Why is manga right to left: Manga is a comic book that originated in Japan, corresponding to a genre that developed in the late 19th century, and the form has a long history in earlier Japanese art. Manga refers to both comics and cartooning in Japan. Outside of Japan, the term is commonly used to describe comics published in Japan. It is common for manga stories to be printed in black and white due to time constraints, artistic reasons (since color can reduce the effectiveness of artwork), and to keep printing costs low.
However, some manga are printed in color (eg, colored). Many manga stories are told in a single episode in major manga magazines, often continuing into the next issue. Collected chapters are published in tankoban volumes, often but not exclusively in paperback.
A question that may arise in the minds of those who have recently started reading manga is Why is manga right to left not Right to Left?. To answer that question, we must first define manga. Manga is a type of graphic novel based on Japanese culture. It is well liked by both children and adults. Even people who aren’t manga fans are familiar with popular manga like One Piece, Naruto, and Dragon Ball.
Therefore, it is not surprising that some publishers or companies offer English versions of mangas so that international fans can enjoy them. Wiz Media and Crunchyroll offer tons of manga for sale or to read online, so fans now have the option of buying manga or reading manga online.
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Why is manga right to left not Right to Left?
Japanese writing follows the tategaki style used in Japanese literature. This format starts on the right side of the page and continues to the left. As the manga is primarily aimed at Japanese fans, the artist follows a natural writing style. The panels are also made from right to left so that the pages also fit for that purpose. Publishers sometimes turn pages to accommodate English readers, but most of the time, this results in minor changes to the story, mostly the art. In light of this, many publishers have continued with the original manga format.
Newcomers to the world of manga should remember that the best way to read it is from right to left, as well as from top to bottom. This way, they won’t be confused about what’s going on and they can avoid spoilers. Format is not the only thing to consider when reading manga. It is also possible for artists to add symbols to further describe characters’ emotions, such as sadness, exhaustion or anger. Speech bubbles also have different shapes to emphasize characters’ feelings.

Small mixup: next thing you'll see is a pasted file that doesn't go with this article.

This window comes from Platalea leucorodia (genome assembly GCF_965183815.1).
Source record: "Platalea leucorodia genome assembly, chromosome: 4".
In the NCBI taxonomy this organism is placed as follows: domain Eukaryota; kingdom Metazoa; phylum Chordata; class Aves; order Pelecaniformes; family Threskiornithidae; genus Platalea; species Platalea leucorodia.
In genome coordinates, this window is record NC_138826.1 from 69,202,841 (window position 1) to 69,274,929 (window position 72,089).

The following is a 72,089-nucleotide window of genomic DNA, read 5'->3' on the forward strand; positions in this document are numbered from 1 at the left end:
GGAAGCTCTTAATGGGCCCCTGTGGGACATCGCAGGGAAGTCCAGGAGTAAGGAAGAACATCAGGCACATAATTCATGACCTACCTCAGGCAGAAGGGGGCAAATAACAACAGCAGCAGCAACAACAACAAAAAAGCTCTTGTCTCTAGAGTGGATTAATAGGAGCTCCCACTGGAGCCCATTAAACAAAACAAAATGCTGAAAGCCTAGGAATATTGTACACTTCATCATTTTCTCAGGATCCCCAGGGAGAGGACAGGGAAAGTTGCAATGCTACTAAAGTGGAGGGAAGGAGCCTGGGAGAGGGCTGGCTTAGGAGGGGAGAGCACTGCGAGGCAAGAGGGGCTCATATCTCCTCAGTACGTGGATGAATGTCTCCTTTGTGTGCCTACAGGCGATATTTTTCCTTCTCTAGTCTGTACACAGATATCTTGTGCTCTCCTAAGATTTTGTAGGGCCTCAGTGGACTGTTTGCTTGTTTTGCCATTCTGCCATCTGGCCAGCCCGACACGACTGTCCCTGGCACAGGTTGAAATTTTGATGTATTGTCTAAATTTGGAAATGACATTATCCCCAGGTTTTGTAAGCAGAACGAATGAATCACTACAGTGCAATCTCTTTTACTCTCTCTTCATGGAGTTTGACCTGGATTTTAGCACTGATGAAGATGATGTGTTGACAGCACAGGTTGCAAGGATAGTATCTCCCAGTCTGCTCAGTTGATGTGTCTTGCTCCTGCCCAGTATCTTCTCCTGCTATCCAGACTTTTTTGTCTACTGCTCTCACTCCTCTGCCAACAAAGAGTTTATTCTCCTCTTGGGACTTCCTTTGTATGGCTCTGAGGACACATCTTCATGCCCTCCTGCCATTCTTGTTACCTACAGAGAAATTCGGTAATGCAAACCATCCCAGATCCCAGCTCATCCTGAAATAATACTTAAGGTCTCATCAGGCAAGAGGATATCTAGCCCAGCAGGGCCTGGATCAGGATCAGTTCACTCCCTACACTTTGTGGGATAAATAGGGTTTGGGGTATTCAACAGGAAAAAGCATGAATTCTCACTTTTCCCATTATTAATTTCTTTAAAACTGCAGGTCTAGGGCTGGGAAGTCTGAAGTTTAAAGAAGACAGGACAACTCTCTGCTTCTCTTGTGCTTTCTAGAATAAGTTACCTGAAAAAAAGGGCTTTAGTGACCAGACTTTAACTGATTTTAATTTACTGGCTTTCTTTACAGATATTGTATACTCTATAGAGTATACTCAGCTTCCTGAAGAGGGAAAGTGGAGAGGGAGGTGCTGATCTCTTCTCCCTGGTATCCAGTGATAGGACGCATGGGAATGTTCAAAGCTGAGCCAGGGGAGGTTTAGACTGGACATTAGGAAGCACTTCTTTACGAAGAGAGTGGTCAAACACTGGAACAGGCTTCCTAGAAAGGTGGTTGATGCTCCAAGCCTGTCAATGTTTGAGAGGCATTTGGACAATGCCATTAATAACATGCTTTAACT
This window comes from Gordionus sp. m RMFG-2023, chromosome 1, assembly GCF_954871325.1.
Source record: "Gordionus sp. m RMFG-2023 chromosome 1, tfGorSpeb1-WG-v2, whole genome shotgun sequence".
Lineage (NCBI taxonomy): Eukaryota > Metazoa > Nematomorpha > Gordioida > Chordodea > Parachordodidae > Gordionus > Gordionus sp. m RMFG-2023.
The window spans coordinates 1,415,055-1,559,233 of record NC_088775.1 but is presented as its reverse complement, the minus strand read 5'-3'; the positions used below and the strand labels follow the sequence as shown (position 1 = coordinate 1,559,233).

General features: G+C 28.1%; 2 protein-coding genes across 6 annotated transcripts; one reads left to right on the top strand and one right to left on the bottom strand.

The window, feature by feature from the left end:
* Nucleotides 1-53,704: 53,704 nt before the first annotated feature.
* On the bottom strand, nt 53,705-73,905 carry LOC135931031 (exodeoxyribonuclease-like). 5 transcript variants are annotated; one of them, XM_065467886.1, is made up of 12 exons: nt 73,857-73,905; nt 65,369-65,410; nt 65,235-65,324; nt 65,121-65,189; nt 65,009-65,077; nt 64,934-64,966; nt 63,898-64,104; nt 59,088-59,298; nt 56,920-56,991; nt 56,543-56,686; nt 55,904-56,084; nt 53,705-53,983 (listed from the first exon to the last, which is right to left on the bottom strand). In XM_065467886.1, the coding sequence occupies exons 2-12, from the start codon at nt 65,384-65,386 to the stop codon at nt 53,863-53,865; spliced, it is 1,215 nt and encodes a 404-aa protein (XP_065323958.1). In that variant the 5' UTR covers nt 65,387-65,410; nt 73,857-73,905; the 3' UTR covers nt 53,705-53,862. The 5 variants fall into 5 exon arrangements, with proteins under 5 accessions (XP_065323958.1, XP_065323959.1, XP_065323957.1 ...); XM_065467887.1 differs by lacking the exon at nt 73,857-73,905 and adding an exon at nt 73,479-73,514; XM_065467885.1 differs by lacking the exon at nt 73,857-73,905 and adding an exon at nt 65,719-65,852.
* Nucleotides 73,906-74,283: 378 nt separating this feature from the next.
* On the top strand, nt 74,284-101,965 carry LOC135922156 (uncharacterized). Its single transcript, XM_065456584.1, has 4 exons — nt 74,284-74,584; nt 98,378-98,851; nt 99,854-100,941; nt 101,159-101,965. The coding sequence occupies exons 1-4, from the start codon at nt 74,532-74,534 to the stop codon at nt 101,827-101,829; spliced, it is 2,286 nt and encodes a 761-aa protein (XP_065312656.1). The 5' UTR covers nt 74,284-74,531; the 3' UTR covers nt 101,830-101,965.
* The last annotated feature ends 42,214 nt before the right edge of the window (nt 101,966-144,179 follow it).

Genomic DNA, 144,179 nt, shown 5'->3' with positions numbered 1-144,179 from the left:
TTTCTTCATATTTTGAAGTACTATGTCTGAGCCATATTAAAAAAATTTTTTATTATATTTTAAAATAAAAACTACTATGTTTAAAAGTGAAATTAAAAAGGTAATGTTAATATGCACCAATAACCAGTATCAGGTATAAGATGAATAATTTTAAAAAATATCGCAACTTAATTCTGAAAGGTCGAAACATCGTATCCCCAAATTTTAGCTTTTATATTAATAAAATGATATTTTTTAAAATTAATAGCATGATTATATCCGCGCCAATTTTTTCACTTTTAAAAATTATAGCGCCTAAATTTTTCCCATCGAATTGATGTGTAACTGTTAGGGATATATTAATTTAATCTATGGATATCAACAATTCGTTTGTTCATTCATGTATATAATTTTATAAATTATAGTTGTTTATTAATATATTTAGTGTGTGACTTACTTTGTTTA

Why doesn’t the format change when it goes stateside?
There’s a question that some of you readers are asking right now, and we think it’s somewhat justified. If reading manga is done differently in Japan, why aren’t we following our reading style in America? There are two answers to this question, and after some reflection you will realize how obvious they are. It costs a lot of money to translate manga in any language, be it English or Spanish, and the first answer comes from cost efficiency.
Manga is not a cheap medium to produce and to officially translate it into any language, be it English or Spanish, requires a lot of effort and money. There are different rates for the languages you can find online and it may seem cheap costing only a few cents per word, now imagine there are 20,000 words and do the math. That’s a significant amount, and that doesn’t even count the cost of redoing the artwork to fit the English language, which only adds to the cost.
One of the reasons why some people are angry about manga switching to a right-to-left format isn’t just the crazy cost of bringing it to the West or any country. If you’ve ever watched anime dubbed or subbed you know that the anime community loves to get into heated debates about what’s better. While we love both equally, we understand the arguments on both sides, especially that sub is better than dub.
Whenever a manga is translated into a different language, it needs to be adapted to the culture of the new language, and if you change the format of the manga to suit our English reading habits, the panels and images will also need to be moved. It takes a lot of time and effort, and honestly, it costs money too, but it’s changing the original themes of the manga and being cruel to the fans. Manga fans, like anime fans, agree that the best way to enjoy anything from Japan is in its original form.
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